Blessings on you as we begin 2021. Our chaotic world is ultimately ruled by the Lord Jesus Christ. In Him, there is no chaos or distress. As one of His young’uns, should I be stressing out?
Those who respond with a word of encouragement, validation, ask a question or raise a differing view are all appreciated. The viewership of Ministry Monday continues to grow, particularly when I’m consistent. A few people buy my books and some readers even purchase another book I’ve written. The comments that come back mean a lot. That is affirmation for any author. In the past two years several books have far surpassed my previous sales marks.
#1 - Light in a Dark Place – Encountering Depression has hit a target. Because depression is such an issue during the pandemic Light in a Dark Place has been discounted to half price at my website and 80% off as an eBook for the Kindle app. There are requests for more books on this topic and in 2020, two events that actually were carried out included the request for me to teach on “Encountering Depression.”
#2 – Personal Devotion – Keep It Simple Saints (K.I.S.S.) is just what it sounds like. A book that teaches you how to start and sustain your personal devotion. Many people want to have daily time with God but they don't know how to start or sustain their personal devotion. At least three pastors have bought a copy of Personal Devotion – Keep It Simple Saints for every member of their church. A purchase of more than 15 of these books receives a 15% discount.
#3 – Bad Decisions – The Legacy of Lot has been a breakout book. Pastors Anthony Mangun and Edwin Harper each gave Bad Decisions heart-felt, I’ve read-the-book and see-its-value reviews. A leader’s guide is available for Bad Decisions. Pastor Jason Cox in Chicago-land is using Bad Decisions with the group of men he leads.
My last blog of 2020 addressed How to Start 2021 Right.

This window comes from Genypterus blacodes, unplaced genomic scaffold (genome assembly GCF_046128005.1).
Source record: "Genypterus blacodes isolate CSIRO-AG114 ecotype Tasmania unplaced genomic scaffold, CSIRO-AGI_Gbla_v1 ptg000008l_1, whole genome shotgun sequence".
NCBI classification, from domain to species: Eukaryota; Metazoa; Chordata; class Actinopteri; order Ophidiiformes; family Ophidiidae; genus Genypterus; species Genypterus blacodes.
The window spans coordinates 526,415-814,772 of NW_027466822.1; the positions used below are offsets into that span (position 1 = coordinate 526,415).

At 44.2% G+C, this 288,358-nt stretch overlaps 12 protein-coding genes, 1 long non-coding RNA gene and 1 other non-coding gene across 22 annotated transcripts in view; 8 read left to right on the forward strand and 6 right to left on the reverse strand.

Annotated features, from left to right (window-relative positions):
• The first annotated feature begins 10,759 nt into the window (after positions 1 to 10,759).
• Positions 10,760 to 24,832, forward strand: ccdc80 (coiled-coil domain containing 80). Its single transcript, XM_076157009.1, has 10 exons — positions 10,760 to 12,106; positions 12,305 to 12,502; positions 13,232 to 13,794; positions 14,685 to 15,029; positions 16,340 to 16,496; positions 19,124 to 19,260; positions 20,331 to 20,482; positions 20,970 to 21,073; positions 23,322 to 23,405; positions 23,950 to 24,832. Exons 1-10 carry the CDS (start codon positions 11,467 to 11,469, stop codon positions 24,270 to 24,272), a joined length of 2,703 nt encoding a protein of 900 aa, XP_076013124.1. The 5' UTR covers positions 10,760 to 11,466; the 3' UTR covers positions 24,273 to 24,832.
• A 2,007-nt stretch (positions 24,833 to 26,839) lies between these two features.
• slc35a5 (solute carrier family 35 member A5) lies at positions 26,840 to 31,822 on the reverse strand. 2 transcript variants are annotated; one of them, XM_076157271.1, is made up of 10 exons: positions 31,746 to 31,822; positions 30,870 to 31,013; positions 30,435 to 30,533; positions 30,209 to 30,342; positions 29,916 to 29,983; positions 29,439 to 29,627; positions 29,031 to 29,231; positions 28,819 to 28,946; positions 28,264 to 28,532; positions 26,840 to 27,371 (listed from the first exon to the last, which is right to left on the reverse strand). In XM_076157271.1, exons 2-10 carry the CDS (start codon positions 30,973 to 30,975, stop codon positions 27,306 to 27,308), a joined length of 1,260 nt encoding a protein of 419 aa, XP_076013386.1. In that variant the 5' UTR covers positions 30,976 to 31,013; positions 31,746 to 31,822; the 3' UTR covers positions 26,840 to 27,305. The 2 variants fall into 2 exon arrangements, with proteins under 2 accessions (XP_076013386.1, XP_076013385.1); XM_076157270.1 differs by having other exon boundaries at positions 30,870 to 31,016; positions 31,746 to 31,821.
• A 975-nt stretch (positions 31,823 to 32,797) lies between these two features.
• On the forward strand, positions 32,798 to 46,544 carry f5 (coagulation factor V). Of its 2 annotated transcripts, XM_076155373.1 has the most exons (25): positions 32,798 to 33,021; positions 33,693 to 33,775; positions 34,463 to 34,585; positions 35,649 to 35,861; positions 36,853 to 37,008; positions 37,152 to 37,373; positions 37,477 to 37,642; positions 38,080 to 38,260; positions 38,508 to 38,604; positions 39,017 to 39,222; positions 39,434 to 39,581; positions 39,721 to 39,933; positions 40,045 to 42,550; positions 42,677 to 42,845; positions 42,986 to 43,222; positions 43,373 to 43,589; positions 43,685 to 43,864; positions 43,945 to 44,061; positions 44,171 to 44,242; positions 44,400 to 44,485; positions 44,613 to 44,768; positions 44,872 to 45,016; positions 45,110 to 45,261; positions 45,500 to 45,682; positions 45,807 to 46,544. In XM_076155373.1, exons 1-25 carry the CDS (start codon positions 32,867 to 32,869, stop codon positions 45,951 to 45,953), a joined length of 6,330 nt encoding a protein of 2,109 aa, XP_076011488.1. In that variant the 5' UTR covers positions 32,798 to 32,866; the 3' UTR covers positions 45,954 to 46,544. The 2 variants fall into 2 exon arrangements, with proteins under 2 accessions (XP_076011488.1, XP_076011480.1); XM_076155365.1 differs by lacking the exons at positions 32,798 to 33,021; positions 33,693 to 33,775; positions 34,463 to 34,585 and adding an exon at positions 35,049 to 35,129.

NOW – ENOUGH ABOUT ME AND MY PAST STUFF! LET’S GET BLOGGING
In late 2020, Garret Gould’s article in the St. Louis Post-Dispatch mentioned reader fatigue. He cited Tony LaRussa, a manager who has been honored by being selected to Major League Baseball’s Hall of Fame, as having said that after managing the same team for 10 years, there came “player fatigue.” The players no longer listened to what the manager was saying. And his motivational approach no longer worked.
Think about these phrases:
- Reader fatigue – For over a decade, I stopped reading a particular leadership guru because his books all had the same message. Only the stories changed. I recently picked up one of the author’s newer books. The content was fresh and vibrant. Perhaps he has freshened his message, or perhaps not having read him for a decade prepared me to again hear what he was saying.
- Listener fatigue – Have you ever became weary of the same voice? I had a few professors who should be prescribed to cure insomnia.
- Leadership fatigue – John Maxwell says some pastors do not lead a congregation toward something for 20 years, instead they repeat ,”the same one year, twenty times.”
What is Audience Fatigue?
Well first off, it is an interesting topic needing more thought than has been given. The significance is under-rated because fatigue steals vitality and energy. Weary people have little enthusiasm.
Have you wearied of listening to the same voice, the same timbre, degree of passion, and the same words repeated? Where I attended college, the Chairman of the Business Department was such a sort. He taught all the accounting courses. Everything he said had value. Some of it was of extreme legal importance.
But I got so tired of hearing it. Decades ago, I arrived at listener fatigue with talk radio. How much of significance is there for opinionated people to say about any sport, the opposing political party, your own political party, or how much it rains in the Midwest?
While preaching this next little section would be known as "chasing rabbits."
As a side note: it is my decided opinion, that talk radio is a colossal waste of a listener's time. Use the same time to listen to educational audiobooks, sermons or to just think. Most of us don't have enough time to do the latter. Rush Limbaugh, ESPN Sports, or any other "rattling head" have not yet helped me understand a passage of scripture, or inspired me to be a better Christian. I challenge you to FAST your voice of choice for 2 weeks. At the end of the two weeks evaluate what you missed out on by not listening to such.
One mother experimented with serving her family, chicken with wild rice for 21 days. Her family loved chicken with wild rice. Particularly the way she cooked it. But not many days into the experiment:
- Her family was consuming less at dinner. A lot of chicken with wild rice was being left on their plates.
- The kids seemed to be getting quite a few invitations to stay at the home of a friend for dinner.
- Dad was working late more often and, "To make it easy on her, would just 'Pick up a sandwich on the way home.'”
The family loved the lady of the house. None wanted to hurt her feelings. Cooked with some Cajun seasoning to give it a bit of zip, Chicken and wild rice is a good meal. But enough can be enough.